Imperialism its tyrannical phase.
Socialism has passed, with the accession of Lenin,
from the amiable to the militant stage. In so passing,
it has lost mnch of its attiaJwenese for certain
types of mind. There are thore who feel acutely
the evils of the existing world, and desire ardently
the existence of a world free from these evils,
who yet shrink from the stern conflict which is in
volved in getting rid of them. I confess to a very
strong sympathy with such men. I observe that,
in the course of a conflict, every ideal becomes
degraded, and that the forcible victory of a party
is invariably accompanied by loss of the greater
part of what male their victory desirable. And
violent conflict in itself, especially when it is pro
longed and wide-spread, tends to degrade the
societies which indulge in it. I cannot believe that
a socialism which would achieve victory after a
lengthy and world-wide civil war, would retain the
kind of temper necessary for a happy and progres
sive society. Progress after its victory would pro
bably depend upon those who would oppose it in
its victorious form, in the interests of some freer,
less castiron set of institutions, embodying once
more something of the old ideals of Liberalism
not, it is true, the ecoiomic ideals, such as free
competition, but the social ideals, and the intellect
ual freedom which no party engaged in a life and
death struggle can permit.
Socialism has many forms, and it is not improb
able that the viotory in different countries will be
for different forms. Subject to the paramount claims
of order and efficient production, the most import
ant thing that any socialistic system has to aim at
is freedom. National Buidsmen have always remember
ed the importance of freedom, far more than their
Collectivist predecessors. Their system of balances
between the rival powers of Parliament and Guild
Congress is designed to secure political freedom.
Their system of self-government in industry, ns
opposed to bureaucratic management by State Social
ists, is designed to secure freedom for the collective
workers in any industry, both nationally, in the
genoral problems of the industry, and locally, in
all matters that can be decided locally. The system
of devolution, not only geographically, but industri
ally, is of great importance for creating the sense
of freedom, the possibility of porsonal initiative, and
the opportunity for beneficial experiments.
Self-government in work is the most important
of all the forms of freedom that have to be con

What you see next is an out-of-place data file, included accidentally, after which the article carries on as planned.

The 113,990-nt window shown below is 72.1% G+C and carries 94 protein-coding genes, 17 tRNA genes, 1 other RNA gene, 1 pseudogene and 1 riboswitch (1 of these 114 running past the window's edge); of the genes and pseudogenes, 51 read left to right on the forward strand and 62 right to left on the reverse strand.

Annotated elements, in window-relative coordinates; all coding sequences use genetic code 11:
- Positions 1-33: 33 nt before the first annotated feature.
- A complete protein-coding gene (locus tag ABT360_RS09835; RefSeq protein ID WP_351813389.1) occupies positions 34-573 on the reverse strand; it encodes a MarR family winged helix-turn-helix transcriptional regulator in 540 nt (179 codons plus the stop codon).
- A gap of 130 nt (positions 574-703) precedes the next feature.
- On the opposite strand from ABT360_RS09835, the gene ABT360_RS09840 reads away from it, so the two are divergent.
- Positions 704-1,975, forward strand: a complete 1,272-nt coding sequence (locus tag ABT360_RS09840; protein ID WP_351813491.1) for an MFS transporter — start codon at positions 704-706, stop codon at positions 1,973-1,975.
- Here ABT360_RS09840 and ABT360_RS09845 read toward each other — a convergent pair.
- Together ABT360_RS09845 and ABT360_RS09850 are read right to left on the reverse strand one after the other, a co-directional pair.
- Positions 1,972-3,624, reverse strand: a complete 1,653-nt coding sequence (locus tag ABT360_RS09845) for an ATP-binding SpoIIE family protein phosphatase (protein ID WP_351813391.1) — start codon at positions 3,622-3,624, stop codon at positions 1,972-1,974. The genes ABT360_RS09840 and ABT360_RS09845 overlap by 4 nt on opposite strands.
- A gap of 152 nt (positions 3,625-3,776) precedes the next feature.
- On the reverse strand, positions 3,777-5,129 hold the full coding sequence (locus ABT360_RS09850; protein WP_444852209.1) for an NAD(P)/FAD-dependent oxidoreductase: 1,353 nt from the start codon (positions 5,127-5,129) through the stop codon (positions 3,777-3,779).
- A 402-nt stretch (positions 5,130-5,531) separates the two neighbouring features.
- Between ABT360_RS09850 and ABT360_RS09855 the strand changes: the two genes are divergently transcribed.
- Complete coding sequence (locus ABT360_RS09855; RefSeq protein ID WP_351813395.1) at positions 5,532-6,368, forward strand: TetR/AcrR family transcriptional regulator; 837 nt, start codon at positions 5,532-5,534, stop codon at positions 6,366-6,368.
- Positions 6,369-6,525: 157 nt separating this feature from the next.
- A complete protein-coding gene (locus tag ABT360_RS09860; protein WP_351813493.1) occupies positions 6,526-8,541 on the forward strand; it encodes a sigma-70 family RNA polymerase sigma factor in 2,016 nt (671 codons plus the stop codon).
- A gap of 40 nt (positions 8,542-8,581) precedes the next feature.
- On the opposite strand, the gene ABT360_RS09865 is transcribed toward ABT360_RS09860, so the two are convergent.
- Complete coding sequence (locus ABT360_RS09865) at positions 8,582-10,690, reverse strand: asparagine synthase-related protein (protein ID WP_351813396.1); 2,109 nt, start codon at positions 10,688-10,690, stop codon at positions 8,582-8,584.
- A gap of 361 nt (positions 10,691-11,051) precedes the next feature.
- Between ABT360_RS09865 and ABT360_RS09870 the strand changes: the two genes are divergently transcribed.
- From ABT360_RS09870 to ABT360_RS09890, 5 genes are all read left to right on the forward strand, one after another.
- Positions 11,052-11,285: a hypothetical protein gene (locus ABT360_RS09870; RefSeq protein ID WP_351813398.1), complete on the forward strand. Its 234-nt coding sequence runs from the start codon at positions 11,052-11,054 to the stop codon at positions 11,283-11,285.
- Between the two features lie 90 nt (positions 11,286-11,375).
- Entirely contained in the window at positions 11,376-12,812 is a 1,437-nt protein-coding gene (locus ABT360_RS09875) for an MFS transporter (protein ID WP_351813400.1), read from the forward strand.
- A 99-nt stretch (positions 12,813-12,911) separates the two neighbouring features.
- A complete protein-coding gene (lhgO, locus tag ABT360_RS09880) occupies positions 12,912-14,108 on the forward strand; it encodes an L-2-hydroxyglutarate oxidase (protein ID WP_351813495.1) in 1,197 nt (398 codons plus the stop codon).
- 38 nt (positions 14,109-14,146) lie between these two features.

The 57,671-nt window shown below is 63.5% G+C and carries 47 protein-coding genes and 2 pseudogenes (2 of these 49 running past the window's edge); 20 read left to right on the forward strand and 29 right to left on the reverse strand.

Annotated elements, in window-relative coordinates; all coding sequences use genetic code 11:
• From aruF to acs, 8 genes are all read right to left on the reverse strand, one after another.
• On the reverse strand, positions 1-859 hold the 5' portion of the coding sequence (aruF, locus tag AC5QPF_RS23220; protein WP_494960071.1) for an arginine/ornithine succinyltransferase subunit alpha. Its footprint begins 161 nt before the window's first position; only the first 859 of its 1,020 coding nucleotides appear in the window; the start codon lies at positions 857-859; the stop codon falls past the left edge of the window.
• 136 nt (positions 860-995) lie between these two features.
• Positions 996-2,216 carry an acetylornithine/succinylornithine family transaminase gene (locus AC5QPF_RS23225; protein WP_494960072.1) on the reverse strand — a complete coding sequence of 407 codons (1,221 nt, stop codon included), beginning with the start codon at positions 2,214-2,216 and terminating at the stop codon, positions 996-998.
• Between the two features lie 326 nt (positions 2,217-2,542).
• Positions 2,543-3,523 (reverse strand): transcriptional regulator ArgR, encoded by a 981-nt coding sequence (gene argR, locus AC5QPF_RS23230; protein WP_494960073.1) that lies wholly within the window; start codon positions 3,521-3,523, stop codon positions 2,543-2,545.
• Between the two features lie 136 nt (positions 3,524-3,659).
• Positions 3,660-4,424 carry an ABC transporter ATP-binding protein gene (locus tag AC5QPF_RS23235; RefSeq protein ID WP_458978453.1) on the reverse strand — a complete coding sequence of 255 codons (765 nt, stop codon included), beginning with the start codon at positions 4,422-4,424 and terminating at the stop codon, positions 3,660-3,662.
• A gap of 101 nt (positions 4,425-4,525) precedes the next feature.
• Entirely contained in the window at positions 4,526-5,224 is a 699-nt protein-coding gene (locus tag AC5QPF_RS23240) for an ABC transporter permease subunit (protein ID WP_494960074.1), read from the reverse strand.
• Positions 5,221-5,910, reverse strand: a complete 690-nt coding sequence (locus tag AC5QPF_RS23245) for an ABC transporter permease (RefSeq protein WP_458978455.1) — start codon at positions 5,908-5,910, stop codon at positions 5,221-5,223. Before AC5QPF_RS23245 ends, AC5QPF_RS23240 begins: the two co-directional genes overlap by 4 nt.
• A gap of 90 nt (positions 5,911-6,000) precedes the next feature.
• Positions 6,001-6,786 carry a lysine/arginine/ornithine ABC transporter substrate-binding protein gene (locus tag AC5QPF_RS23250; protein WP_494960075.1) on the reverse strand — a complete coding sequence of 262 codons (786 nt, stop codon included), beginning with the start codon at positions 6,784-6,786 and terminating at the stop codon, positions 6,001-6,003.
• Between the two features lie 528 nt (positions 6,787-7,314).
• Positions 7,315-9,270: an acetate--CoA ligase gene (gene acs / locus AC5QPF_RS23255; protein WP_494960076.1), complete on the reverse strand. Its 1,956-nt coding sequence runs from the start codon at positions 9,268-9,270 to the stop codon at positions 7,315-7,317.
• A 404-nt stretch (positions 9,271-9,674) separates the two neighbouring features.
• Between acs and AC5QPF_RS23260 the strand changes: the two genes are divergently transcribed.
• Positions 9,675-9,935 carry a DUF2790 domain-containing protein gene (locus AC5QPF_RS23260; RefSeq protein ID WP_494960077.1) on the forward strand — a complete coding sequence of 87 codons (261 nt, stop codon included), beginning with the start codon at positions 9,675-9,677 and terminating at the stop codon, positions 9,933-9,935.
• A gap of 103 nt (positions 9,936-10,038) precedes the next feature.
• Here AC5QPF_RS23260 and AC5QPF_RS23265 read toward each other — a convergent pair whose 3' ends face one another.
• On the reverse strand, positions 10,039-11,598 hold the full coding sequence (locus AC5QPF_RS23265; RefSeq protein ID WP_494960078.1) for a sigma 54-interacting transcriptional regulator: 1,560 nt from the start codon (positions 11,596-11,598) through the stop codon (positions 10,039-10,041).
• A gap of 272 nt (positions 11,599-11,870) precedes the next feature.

quered, because his work is what touches a man
most closely, and because, owing to this, it is tho
best way of arousing his political consciousness.
Freedom in work was the chief aim of syndicalism,
and it is the aim of guild socialism. I believe that
it is secured by means of the national guilds than by
any other economic organization of production. 1
believe that the sense of self-direction and independ
ence, which will be thus secured, will entirely alter
the outlook upon work of ordinary workers, and
will, at any rate while it is new, stimulate product
ion enormously more than the old capitalist incentive
of terror.
But in addition to freedom in work there is of
course freedom outside work, in leisure hours, aud
this will be secured by the shortening of hours, which
more efficient methods will render possible. At pres
ent, more efficient methods are viewed with su
spicion as redounding only to the advantage of the
capitalist. Under the new Bystem, the
whole advantage of them will be obviously derived
by the workers, and technical progress is likely to
be enormously acclcrated by this change. This is il
lustrated by the Bolshevik adoption of tho Taylor
system of scientific management (Sec "The Soviets
at Work," by Lenin.)
There is, of course, another kind of freedom,
applicable to rather few individuals, aad yet of very
great importance to the progress of mankind, and
that is the freedom to refuse to cccupy any place in
the organized system of the community. The man who
wishes to teach a new religion, to invent a new
science, or to produce a new art, may find no guild
ready to receive him. All fundamental innovations
must necessarily go against the will of the com
munity, no matter what the economic system may be.
For the sake of such men it is highly desirable that
complete emancipation from the system should be
possible for anyone willing to endure sufficient hard